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Illustration by Tomasz Walenta for TIME

When I joined the literary community in 2012 by writing my first book, I anticipated long teas with brilliant minds debating complicated issues during which I’d pretend not to be bored–just like a meeting at TIME, except with tea. Instead, I find myself in the middle of a brutish corporate battle during which I am also bored.

Although the negotiations haven’t been made public, it seems that Hachette, which published my book (Man Made: A Stupid Quest for Masculinity, ISBN 978-0446573122), wants to set a minimum price for each of its e-books on Amazon, fearing the online retailer will sell books at 99¢ to draw people in to spend money on more expensive items, such as anything that’s not a book. I personally think there isn’t a business model based on people being “drawn in” by books, as proved by the fact that there are no longer bookstores. I also suspect that lower prices don’t make a huge difference in book sales. I’ve never heard someone say, “I spent two months reading Robert Caro’s Lyndon Johnson bio instead of Doris Kearns Goodwin’s because it was $6 less.” Per hour of entertainment, there is nothing cheaper than a book. Except everything on the Internet.

Still, Hachette’s demand was enough to cause Amazon to go Mario Puzo on the publisher’s books. A Malcolm Gladwell book now “ships in 2–3 weeks,” which is longer than it takes Malcolm Gladwell to write new books. You can’t preorder J.K. Rowling’s pseudonymous novel The Silkworm, which is also listed very unpseudonymously. Questlove’s memoir Mo’ Meta Blues costs nearly 50% less on Barnes & Noble’s website. A banner ad across Jeffery Deaver’s The Skin Collector attempts to lure readers away by suggesting three “similar items at a lower price” with way less disgusting titles.

So it was with trepidation that I went to Amazon to see what barbarism it had committed on my book’s page–changing my author photo to one of my high school mullet shots, perhaps, or allowing yet more people to start their one-star reviews with “No, I haven’t read the book.” But there was nothing. My book was the same price as it was at Barnes & Noble’s website, could be shipped the next day and could even be purchased for a slightly higher price as a “collectible” first edition, despite the fact that there’s no second edition. Amazon was not just selling my book; it was pushing it hard. It was acting like stacked boxes of my book were starting to stink up its warehouses with their putrid moldering, which is highly possible since that’s what’s happening in my basement.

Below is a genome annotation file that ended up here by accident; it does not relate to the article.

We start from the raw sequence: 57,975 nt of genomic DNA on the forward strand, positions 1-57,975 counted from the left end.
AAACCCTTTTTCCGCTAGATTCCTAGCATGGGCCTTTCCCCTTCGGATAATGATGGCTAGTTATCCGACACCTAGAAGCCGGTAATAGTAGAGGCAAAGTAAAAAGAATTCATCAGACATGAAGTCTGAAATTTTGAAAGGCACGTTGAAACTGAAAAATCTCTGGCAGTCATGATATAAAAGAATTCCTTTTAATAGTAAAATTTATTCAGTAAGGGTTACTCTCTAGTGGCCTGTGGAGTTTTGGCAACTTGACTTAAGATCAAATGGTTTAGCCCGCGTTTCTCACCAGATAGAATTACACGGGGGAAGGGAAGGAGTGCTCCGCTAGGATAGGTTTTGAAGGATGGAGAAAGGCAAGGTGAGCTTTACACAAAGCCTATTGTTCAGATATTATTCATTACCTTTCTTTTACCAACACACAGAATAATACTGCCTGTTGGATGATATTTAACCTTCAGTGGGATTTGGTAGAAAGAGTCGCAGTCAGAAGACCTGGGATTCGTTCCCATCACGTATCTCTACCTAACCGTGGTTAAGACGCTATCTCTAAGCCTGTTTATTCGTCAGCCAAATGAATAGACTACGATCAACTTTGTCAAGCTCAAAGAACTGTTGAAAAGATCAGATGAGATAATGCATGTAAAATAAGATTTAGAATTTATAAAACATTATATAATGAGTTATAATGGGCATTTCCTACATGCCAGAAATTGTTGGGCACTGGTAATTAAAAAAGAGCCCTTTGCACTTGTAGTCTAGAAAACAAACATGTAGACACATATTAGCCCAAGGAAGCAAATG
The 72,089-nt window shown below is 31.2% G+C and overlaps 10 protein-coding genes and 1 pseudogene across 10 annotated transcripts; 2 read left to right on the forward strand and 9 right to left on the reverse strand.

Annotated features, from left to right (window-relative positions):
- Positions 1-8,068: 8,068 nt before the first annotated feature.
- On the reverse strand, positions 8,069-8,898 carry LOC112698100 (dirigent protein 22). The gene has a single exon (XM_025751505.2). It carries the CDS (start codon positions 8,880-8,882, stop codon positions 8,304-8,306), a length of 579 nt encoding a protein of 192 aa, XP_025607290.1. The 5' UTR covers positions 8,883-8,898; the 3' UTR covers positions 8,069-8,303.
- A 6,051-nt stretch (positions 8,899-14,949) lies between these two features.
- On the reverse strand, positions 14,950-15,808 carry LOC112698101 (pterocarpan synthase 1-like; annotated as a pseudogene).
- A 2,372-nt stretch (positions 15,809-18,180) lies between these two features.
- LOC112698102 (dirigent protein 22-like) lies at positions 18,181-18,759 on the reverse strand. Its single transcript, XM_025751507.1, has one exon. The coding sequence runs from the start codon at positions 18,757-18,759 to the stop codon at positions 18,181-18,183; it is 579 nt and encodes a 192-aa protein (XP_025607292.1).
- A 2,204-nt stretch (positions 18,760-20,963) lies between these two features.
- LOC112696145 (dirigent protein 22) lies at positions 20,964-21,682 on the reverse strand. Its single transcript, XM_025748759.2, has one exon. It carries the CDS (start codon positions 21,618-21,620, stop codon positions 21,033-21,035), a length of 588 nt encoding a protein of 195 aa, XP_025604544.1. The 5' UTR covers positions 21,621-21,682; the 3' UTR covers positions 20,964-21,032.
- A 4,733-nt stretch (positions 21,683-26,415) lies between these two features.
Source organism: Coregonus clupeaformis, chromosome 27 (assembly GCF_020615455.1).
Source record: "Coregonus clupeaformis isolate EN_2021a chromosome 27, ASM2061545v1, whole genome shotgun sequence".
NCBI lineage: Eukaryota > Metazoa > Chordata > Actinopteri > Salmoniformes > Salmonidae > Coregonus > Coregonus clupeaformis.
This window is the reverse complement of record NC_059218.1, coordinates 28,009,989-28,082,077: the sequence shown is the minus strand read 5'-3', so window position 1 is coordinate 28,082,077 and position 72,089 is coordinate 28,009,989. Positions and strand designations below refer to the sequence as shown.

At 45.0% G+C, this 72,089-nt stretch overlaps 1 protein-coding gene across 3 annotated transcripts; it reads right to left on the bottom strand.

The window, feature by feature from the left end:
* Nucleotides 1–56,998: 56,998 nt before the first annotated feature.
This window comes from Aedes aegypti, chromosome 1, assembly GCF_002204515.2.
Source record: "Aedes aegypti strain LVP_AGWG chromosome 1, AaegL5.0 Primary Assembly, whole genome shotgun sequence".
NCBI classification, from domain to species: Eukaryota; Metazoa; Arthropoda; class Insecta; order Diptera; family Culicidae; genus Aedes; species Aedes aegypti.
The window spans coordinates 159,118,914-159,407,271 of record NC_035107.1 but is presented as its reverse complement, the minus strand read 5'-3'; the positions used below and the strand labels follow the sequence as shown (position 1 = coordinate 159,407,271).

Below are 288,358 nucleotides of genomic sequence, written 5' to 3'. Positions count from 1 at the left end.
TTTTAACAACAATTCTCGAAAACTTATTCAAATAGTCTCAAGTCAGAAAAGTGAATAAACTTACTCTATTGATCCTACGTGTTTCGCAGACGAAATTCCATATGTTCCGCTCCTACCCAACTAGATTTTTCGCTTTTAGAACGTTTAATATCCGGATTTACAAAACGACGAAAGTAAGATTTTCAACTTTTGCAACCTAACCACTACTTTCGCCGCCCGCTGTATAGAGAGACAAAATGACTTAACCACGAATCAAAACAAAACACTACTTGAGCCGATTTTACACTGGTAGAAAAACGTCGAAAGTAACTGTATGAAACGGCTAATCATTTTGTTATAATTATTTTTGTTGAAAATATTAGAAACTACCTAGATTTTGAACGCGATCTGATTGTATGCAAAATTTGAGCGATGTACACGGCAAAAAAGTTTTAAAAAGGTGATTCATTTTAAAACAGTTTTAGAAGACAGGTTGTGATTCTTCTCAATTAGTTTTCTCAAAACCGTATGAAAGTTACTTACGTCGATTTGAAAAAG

This cannot be an oversight. Amazon attracts some of the best engineers in tech, so I’m pretty sure they can figure out which authors have egos so huge that being left out of a feud would destroy their confidence, leaving them unable to write again. Probably with an algorithm that looks for covers with the author’s name in a ginormous font under a photo of him stepping on a bear he supposedly hunted.

Ordinarily I would do something about this outrage. I would write a mean joke about Amazon on Twitter or mumble something about them being jerks at a party where I knew no one there worked in tech or was from Seattle. But despite how Amazon is purposely hurting me, I can’t join the vast majority of authors and publishers taking Hachette’s side. I buy everything from the enemy of literature, including my groceries, which Amazon Fresh gathers from my favorite shops all over Los Angeles and then delivers to my door. My gentle emails telling them they forgot an item are responded to with apologies and a $35 gift certificate. I’m vaguely aware that Amazon’s warehouse workers have to wear monitors counting down the seconds they have to race to get my soap and deodorant, but I think they understand that’s a small price to pay for my not having to walk around stores and interact with cashiers.

Also, back when I created a page for TIME in which important people drew Thanksgiving turkeys in the shape of their traced hands, Jeff Bezos did a fantastic job, even gluing Legos to his drawing, despite my giving him no good reason to do this. Meanwhile, I’ve never had any interaction with Louis Hachette, partly because he’s French, partly because he died in 1864 and partly because I didn’t sell enough books to make it worth his time to return my telegraphs.

It’s hard to have company loyalty when we’re all free agents with our brands and followers. I have no idea who will publish my next book, though I do know they’ll be sorry they did. And I would leave Amazon for a company that delivered even snobbier groceries faster. More important, I know that cat videos are a bigger threat to books than e-book pricing. So I hope Hachette gets what they’ve asked for, and the old system stays in place so books can still cost enough that publishers can continue to pay me advances they’ll never get back. Or that Amazon publishes my next book. They can pay me in gift certificates.

This appears in the June 16, 2014 issue of TIME.

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